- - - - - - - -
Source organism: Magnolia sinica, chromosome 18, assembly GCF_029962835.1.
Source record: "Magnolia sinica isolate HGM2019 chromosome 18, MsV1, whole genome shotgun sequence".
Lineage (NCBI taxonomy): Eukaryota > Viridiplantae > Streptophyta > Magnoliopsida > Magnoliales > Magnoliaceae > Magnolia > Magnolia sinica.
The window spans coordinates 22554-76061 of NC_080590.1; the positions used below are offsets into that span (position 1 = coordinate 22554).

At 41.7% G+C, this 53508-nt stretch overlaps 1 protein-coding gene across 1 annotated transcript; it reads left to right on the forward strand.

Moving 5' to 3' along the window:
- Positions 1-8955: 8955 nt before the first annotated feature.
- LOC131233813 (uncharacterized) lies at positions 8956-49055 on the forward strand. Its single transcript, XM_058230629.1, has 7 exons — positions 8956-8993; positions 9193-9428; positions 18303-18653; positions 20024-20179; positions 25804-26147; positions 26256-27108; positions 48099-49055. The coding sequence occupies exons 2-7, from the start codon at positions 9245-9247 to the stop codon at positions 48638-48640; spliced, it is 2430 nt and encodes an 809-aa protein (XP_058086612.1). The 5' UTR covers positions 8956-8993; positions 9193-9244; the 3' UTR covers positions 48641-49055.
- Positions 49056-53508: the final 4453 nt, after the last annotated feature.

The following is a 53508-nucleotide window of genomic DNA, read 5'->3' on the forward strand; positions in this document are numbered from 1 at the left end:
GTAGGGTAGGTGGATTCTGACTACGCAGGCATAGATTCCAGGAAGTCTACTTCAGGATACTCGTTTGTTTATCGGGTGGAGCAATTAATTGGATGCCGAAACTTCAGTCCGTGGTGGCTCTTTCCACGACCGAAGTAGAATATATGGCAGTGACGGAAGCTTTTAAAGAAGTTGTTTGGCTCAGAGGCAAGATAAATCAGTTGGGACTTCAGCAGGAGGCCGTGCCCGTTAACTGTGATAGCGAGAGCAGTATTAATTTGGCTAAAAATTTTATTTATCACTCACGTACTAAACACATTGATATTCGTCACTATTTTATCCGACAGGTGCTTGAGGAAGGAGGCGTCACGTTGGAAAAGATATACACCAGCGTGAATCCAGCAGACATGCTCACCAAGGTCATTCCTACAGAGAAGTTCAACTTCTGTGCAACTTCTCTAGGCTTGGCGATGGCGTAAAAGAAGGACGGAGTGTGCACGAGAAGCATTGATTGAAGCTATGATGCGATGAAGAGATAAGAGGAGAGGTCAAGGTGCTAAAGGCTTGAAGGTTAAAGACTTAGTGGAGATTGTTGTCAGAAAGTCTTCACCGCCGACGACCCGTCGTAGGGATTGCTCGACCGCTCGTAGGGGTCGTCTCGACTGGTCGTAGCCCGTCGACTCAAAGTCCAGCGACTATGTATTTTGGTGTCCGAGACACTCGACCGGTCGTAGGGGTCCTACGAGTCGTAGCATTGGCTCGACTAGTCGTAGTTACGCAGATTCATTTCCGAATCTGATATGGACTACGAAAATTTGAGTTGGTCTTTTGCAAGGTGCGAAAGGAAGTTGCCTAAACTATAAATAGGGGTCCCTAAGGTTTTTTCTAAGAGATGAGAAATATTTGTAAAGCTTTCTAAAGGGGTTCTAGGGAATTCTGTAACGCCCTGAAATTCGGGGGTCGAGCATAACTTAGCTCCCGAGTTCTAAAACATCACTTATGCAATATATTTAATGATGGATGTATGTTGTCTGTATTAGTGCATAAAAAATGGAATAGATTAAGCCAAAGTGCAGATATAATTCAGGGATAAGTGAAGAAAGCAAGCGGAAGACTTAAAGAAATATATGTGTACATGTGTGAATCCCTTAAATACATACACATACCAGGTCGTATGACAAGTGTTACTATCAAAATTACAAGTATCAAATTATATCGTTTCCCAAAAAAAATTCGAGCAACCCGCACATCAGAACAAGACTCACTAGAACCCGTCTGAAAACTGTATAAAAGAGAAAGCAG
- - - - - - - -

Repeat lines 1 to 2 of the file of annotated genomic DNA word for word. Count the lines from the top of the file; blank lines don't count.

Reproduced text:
Source organism: Magnolia sinica, chromosome 18, assembly GCF_029962835.1.
Source record: "Magnolia sinica isolate HGM2019 chromosome 18, MsV1, whole genome shotgun sequence".